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    The "average life expectancy at birth was in the 30s" thing was because of drastically higher infant mortality, not faster aging. People who survived to be 20 would be expected to live much longer than 19 more years. – sumelic Oct 22 '16 at 2:19
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    It was still humans reaching physical peaks and being fully physically matured in the 20s, no sooner or later, but since we didn't have the advances in medicines that we did, serious diseases would either kill us off wrong. People that reached 20+ years were very likely to live up to 60/70 years or more exactly like modern humans. There were plenty of old people low age expectancy wasn't due to illnesses when people got old. The issue is that only a fraction of people reached 20, and since the average is computed over all people this includes the incredibly many infant deaths. – Bakuriu Oct 22 '16 at 7:18
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Obviously Wolverine’s slowed ageing is entirely fictional, so it can pretty much work however the authors want it to.

But, in general: Wolverine’s main mutant ability is his “healing factor” — his body will very rapidly repair damage that would be fatal to humans. As such, I don’t think the ageing we see him do in Origins is particularly surprising.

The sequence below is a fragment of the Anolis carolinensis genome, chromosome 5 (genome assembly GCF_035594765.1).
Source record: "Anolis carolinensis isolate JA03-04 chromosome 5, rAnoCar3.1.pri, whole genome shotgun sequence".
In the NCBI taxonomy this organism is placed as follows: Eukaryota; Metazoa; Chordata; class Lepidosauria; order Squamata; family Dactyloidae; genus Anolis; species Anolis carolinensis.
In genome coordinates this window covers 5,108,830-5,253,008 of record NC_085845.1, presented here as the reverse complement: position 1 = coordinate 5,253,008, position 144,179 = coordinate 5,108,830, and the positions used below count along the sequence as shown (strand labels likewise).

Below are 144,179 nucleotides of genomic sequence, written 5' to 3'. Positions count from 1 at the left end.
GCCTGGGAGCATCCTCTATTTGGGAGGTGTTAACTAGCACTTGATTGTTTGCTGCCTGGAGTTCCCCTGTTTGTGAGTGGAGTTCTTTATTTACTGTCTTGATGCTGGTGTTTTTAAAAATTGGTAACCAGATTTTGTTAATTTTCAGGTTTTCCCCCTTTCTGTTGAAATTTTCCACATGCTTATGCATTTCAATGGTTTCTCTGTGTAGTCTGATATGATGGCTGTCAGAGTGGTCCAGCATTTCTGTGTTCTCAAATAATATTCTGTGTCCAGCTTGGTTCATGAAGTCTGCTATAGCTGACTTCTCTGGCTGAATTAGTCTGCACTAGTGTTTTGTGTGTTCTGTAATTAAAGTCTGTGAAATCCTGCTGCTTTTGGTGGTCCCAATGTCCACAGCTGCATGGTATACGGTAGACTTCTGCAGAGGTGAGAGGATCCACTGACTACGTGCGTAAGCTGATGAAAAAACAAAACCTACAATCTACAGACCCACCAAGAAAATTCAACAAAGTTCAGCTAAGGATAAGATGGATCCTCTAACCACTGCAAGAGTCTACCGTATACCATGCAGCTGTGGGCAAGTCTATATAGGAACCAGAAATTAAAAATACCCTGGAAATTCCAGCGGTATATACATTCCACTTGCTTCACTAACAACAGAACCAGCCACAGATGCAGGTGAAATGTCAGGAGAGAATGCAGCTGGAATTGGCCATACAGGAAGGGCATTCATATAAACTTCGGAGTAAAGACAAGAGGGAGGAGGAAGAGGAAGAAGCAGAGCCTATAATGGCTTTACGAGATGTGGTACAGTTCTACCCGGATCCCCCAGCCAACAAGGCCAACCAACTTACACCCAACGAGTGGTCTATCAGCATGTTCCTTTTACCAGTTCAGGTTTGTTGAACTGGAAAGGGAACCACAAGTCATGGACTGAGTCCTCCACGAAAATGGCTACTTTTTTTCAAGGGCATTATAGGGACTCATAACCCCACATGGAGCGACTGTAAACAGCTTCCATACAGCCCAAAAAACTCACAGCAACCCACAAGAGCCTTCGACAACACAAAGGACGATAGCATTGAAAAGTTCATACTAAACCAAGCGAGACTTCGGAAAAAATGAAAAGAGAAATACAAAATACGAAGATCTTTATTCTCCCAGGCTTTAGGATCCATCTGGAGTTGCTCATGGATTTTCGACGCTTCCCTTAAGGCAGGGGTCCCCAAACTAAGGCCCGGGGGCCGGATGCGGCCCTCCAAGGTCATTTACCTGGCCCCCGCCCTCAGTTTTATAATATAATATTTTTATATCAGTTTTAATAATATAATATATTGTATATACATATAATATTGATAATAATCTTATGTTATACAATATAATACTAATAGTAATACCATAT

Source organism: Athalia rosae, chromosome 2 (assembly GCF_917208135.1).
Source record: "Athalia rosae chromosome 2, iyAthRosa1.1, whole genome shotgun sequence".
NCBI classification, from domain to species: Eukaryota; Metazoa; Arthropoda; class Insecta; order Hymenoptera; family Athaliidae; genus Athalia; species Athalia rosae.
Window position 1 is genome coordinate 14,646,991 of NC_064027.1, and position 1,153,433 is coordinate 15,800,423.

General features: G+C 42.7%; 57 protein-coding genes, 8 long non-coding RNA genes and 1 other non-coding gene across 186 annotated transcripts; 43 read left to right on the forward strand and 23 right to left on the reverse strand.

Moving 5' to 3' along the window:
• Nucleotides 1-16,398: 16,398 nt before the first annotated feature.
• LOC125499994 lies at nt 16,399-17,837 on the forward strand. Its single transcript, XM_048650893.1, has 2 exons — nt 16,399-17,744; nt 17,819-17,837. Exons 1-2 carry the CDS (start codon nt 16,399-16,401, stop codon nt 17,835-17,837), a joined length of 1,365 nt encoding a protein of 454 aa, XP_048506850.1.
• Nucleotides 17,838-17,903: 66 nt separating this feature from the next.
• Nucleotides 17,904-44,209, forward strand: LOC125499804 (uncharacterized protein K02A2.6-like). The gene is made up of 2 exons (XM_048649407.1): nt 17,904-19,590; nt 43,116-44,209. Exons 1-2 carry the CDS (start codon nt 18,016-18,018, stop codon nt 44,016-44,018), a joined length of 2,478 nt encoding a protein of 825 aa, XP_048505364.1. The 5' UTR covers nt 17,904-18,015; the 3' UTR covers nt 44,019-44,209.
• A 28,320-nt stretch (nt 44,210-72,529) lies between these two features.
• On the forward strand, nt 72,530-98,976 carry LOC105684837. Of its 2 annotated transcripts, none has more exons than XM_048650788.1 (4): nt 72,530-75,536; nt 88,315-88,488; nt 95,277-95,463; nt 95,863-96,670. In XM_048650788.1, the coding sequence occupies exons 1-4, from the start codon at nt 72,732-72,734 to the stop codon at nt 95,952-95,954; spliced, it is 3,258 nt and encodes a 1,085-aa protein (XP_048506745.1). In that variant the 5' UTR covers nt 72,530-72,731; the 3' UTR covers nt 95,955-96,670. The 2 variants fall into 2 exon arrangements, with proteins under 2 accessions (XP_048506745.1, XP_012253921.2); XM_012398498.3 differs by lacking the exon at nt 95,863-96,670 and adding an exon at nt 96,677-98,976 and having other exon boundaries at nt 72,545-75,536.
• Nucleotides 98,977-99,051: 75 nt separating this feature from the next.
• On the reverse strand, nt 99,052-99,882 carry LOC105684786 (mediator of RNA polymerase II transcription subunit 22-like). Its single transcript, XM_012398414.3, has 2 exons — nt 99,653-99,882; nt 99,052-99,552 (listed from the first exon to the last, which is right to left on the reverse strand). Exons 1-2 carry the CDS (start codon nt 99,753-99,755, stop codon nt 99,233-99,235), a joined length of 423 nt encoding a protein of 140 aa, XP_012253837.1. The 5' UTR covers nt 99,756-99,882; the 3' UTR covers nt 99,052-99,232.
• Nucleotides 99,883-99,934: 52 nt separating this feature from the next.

From childhood through to adulthood, it’s probably more accurate to describe him as “growing”; his body is increasing in size. Whereas once he’s fully grown, the damaging impacts of ageing would kick in, and be repaired by his healing factor, making his appearance remain consistent for a long time (whereas a human without any special powers, or my rigorous moisturising routine, would start to appear older).

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    Yes. Aging into adulthood is generative. Around mid 20s to 30s it becomes degenerative, so when regeneration would be start to maintain appearance. – user31178 Oct 22 '16 at 17:52
  • @CreationEdge: one of them gen-degen things eh. – Paul D. Waite Oct 22 '16 at 18:19
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Fact that he regenerates doesn't have anything to do with normal growing. Every creature (including those almost immortal) grows to reach their full maturity which includes increasing size. In simpler words, he stopped being boy, because his body wanted to grow to full potential and produce offspring and humans stop maturing somewhere around 25-30 when the brain stops developing.

The aging is something completely different:we age because our cells damage themselves with time and they start to fail (funny enough, some cancer cells are immortal). With Wolverine having such amazing regenerative powers it's not surprising that he looks still like at his peak after that 170+ years

  • Boo, change of title spoiled my answer – Yasskier Oct 21 '16 at 20:36